More than 40 public, private and civil society signatories have created a new partnership to manage the semi-arid hinterland in the Brazil states of Paraíba, Pernambuco and Rio Grande do Norte. The region will produce more food sustainably, creating living incomes for approximately 5,000 families. Through this initiative, the unique Caatinga biome will be restored and protected, with women playing a central role in decision-making and local business.
The partnership has signed a PPI Compact: a multistakeholder agreement with co-designed targets on production, protection and inclusion. This helps the diverse parties to prioritize and manage their different contributions to rural development, for example producing cotton, goat cheese, and vegetables, and crucially to reduce risks that could jeopardise raising private investment.
The Compacts are part of the Regenerative Production Landscape Collaborative (RPLC), initially funded by Laudes Foundation as part of the wider collaborative of RPLCs in India, Tanzania, Pakistan and Brazil covering over a million hectares. The RPLC in Brazil is led by IDH in partnership with Diaconia and WRI Brazil.
‘The Compacts are a common vision aimed at directing the development of the territories, bringing the public and private sectors and civil society together to discuss the three PPI pillars. This is the great asset of the Compacts, whose mobilisation began more than a year ago’, says Grazielle Cardoso, IDH Brazil.
‘Laudes Foundation congratulates the stakeholders on signing these three Compacts, an important milestone that sets a common vision and agenda for the development of the semi-arid Caatinga region of Brazil. IDH successfully brought together and mobilised government, civil society, the private sector and the community to foster the agriculture ecosystem in the region, and we are pleased to have partnered with them to create this collaborative together with key players such as WRI and Diaconia’, said Anita Chester, Head of Materials, Laudes Foundation.
According to Diaconia’s coordinator, Fábio Santiago, the Compact builds on existing initiatives, offering workers further leading roles and developing market value for local products. ‘The Compact rekindles this collective conjuncture of sustainable rural development.’
‘The idea is to qualify this community to work together with us, bringing net deforestation to zero and amplifying actions aimed at restoring the Caatinga’, said Geysa Marques, Territorial Analyst for Caatinga, WRI Brazil.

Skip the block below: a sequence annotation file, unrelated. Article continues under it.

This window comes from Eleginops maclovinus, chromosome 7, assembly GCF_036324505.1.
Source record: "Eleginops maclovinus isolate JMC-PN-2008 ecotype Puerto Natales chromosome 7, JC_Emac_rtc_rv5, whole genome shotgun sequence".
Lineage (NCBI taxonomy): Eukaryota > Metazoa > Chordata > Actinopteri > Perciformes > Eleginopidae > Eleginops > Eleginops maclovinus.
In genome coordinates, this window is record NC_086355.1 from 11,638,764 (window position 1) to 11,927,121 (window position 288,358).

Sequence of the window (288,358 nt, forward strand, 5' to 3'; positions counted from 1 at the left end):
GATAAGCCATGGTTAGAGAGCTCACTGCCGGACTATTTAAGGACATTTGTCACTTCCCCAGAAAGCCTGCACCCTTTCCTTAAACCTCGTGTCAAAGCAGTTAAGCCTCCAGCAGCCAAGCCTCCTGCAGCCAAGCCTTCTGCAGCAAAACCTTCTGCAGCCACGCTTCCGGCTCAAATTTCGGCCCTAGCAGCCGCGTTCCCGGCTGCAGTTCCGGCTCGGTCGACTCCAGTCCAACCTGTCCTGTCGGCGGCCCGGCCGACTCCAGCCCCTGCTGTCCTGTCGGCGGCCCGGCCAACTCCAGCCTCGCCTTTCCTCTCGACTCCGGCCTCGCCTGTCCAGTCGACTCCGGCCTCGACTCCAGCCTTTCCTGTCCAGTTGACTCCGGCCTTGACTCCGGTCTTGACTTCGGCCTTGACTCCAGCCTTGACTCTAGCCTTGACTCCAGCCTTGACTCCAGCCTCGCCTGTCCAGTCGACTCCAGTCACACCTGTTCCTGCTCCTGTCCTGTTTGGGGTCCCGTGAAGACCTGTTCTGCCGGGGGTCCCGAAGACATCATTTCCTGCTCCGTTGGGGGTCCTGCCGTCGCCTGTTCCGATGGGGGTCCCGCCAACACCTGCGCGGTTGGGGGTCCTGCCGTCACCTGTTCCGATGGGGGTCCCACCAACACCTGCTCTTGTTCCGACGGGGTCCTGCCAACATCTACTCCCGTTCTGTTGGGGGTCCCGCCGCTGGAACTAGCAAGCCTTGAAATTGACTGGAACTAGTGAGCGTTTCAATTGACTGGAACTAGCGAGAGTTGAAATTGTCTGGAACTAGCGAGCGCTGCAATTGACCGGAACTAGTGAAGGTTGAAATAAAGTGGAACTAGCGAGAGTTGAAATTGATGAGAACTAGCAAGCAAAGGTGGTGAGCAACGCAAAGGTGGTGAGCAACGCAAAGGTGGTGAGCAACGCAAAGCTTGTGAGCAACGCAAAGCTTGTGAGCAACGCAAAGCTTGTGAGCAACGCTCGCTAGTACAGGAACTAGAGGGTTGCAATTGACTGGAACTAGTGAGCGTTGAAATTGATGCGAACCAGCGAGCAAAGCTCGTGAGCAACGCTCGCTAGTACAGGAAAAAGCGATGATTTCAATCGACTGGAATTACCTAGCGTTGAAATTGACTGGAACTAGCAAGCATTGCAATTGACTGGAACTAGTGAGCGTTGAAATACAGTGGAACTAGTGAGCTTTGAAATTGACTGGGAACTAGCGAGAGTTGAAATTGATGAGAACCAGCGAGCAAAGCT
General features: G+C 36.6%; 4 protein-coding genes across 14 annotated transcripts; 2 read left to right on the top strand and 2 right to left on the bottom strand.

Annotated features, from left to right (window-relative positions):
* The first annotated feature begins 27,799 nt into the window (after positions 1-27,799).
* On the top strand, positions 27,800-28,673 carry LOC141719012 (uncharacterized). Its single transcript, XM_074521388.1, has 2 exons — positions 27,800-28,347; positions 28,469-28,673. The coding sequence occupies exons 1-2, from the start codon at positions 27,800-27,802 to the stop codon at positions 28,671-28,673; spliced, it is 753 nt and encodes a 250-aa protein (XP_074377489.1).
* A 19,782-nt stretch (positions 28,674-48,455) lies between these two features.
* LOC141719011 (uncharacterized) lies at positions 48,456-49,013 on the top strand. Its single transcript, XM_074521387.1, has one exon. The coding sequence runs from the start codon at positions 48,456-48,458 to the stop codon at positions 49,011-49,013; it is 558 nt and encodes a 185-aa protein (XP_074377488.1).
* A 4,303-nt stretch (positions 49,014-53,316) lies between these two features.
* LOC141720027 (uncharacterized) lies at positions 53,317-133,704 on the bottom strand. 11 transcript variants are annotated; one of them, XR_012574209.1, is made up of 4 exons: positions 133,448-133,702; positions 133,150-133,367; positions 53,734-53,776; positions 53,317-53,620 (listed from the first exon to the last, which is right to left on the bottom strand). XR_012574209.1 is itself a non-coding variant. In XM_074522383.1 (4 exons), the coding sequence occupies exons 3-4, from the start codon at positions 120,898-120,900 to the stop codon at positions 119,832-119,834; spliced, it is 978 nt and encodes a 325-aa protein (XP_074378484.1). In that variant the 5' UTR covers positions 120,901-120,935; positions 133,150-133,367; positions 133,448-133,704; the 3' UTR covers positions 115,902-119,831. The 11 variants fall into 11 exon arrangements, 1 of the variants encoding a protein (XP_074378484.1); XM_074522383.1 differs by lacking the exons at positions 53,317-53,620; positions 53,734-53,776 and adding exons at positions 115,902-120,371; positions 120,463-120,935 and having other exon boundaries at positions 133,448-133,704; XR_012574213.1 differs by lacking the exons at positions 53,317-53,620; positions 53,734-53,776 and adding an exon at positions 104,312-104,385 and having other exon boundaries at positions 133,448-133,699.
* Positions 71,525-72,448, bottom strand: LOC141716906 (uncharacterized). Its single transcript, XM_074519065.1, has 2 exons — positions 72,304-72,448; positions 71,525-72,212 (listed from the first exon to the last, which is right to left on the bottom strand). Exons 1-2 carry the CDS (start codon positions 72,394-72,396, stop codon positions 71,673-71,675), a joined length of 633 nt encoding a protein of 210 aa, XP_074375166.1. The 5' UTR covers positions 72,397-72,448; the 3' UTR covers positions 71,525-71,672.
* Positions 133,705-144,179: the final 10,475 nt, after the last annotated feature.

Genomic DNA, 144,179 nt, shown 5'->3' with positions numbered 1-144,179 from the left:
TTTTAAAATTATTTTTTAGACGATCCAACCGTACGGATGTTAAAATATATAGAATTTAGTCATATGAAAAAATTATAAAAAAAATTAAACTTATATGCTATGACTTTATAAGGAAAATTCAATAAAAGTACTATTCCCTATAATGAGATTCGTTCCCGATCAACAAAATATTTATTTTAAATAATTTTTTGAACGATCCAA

The Compacts were formalised and Memorandums of Understanding (MoU) were signed in December 2023 during events in the cities of Monteiro, Afogados da Ingazeira and Apodi, attended by around 150 local partners.. Goals have been established for the Compacts of the Sertão do Cariri (PB), Sertão do Pajeú (PE) and Sertão do Apodi (RN).
The Caatinga is an exclusively Brazilian biome, often perceived and portrayed nationally as arid and underprivileged. This perception overshadows the region’s true richness and generates an impediment to opportunities. Increasing degradation poses a real threat to the lives of the more than 25 million people who live in the biome, making integrated territorial-development actions essential.
The voice of the partners
According to the mayor of Monteiro, Anna Lorena, the Compact seeks to give priority to existing value chains in the region. She states the municipality boasts the largest dairy basin in Brazil, which already generates additional income for many families and the Compact is the perfect opportunity to bring these products closer to the markets and society.
‘It’s time to launch yet another hope, not just in Monteiro, but throughout the region. We’ve been working for months with meetings and debates among production chains throughout the region. We’ve prioritised the chains that are already part of our daily lives, so that they can be further promoted to bring a development boom. We have cooperatives and in the future, we may have a slaughterhouse. We have the honey-production chain, and also cotton, which used to be very strong, and are now coming back with more emphasis and a strengthened commercial industry. All of this is intertwined with our farmers. We believe this will improve people’s income and lives.’
Alessandro Palmeira, mayor of Afogados da Ingazeira, quotes the Pernambuco poet João Cabral de Melo Neto to indicate one of the pillars of the Compact is to give rural workers increased visibility and dignity. ‘I’m sure that the Caatinga will be better valued and better harnessed. Not only in relation to tourism and agricultural potential, but also human potential. As the words of the poet go, “the saint in the house has calloused hands”. This phrase sums it all up, it’s those who produce, who know the land and know how to produce, so I’m sure that the fruits of these roots will soon come.’
Public prosecutor Lucio Luiz has played an active role in the construction of the Compacts, representing the Public Prosecutor’s Office of the State of Pernambuco. He says the Compact is part of a philosophy of collective construction. ‘The joining of forces and energies in favour of a cause for the development of the territory, which has economic repercussions and sustainable development with the inclusive coexistence of the semi-arid region. Because there are other models that generate wealth, but they fail to distribute it to the people in the area, unlike this proposal, which has the element of inclusion.’